Together, we can raise more mental health awareness in underrepresented populations so they can get the mental health care they need to overcome obstacles and live healthy, fulfilling lives in a community that cares.
Language we use in our verbal and written communications can be supportive or hurtful to those impacted by mental health conditions. Here are some examples of what to say — and not to say — about mental health.
For Mental Health Awareness Month, we’ve got special events and opportunities to share your voices and help advocate for policies to improve the lives of individuals and families. This week, we’re spotlighting mental health education.
A mental health crisis deserves a mental health response. Individuals and families should be assured they will get the right care, in the right place, at the right time. We are working every day to ensure better outcomes.
Good news. The California Department of Health has updated its COVID-19 vaccine eligibility guidance for March 15 to specifically include those with serious mental illness in the “People with High-Risk Medical Conditions or Disabilities.”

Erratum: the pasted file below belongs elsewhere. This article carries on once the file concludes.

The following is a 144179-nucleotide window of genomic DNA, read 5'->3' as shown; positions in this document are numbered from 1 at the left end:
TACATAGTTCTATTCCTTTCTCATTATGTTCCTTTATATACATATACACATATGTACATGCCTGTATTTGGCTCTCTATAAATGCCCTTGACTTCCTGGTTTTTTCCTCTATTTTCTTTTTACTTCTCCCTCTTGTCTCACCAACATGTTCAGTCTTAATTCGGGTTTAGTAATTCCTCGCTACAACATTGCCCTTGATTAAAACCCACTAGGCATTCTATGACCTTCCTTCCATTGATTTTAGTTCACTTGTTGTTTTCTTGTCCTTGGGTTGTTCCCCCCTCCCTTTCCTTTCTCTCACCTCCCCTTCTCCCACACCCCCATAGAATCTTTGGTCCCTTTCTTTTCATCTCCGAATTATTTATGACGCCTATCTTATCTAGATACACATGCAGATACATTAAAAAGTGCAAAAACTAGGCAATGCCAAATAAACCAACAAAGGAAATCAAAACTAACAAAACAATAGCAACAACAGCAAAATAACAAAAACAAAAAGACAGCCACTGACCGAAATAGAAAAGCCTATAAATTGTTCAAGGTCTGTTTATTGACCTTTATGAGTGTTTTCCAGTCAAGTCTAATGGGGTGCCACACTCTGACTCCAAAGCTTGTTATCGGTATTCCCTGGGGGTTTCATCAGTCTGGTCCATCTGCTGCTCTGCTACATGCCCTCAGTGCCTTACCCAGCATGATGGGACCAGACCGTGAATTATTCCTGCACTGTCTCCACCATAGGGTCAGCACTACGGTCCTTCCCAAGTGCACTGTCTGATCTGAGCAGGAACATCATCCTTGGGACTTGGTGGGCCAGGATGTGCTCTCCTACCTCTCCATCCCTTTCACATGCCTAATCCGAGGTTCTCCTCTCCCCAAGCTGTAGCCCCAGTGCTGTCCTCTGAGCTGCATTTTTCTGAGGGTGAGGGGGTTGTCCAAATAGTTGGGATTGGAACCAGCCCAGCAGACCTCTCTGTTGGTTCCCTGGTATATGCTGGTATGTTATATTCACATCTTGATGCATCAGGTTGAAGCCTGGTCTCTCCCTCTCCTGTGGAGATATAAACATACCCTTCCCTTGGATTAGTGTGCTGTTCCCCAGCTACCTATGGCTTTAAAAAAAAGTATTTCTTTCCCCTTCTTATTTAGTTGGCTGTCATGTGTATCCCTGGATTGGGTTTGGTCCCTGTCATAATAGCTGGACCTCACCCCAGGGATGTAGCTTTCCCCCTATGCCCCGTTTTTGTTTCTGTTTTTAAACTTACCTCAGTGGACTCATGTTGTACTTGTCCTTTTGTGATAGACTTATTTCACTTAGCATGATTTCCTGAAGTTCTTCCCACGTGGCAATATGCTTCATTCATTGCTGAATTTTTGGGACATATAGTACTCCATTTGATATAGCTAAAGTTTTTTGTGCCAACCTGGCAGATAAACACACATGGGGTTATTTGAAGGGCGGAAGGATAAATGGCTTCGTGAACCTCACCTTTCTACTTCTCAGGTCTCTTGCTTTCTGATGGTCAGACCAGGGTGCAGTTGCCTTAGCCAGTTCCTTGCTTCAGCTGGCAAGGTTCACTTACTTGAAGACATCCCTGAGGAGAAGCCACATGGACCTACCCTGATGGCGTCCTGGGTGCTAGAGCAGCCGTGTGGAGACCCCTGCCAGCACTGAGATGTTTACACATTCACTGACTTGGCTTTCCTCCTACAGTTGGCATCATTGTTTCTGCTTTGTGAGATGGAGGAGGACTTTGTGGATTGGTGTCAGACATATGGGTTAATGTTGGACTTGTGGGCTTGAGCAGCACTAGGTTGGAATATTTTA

NAMI CA is working with the CARE (Crisis and Recovery Enhancement) Technical Assistance Center to help people in crisis, by presenting a series of webinars for peers and those employing peers in the public mental health system.
The U.S. Department of Health and Human Services (HHS) seeks to change the HIPAA Privacy Rule to allow for more flexibility in how “protected health information” can be shared, and they’re reviewing comments before they finalize these changes. Sign our petition!
For a 30-Second Survey, we asked: What have you learned during the pandemic? Have you discovered something that has changed your life for the better? Here is a selection of answers from community members.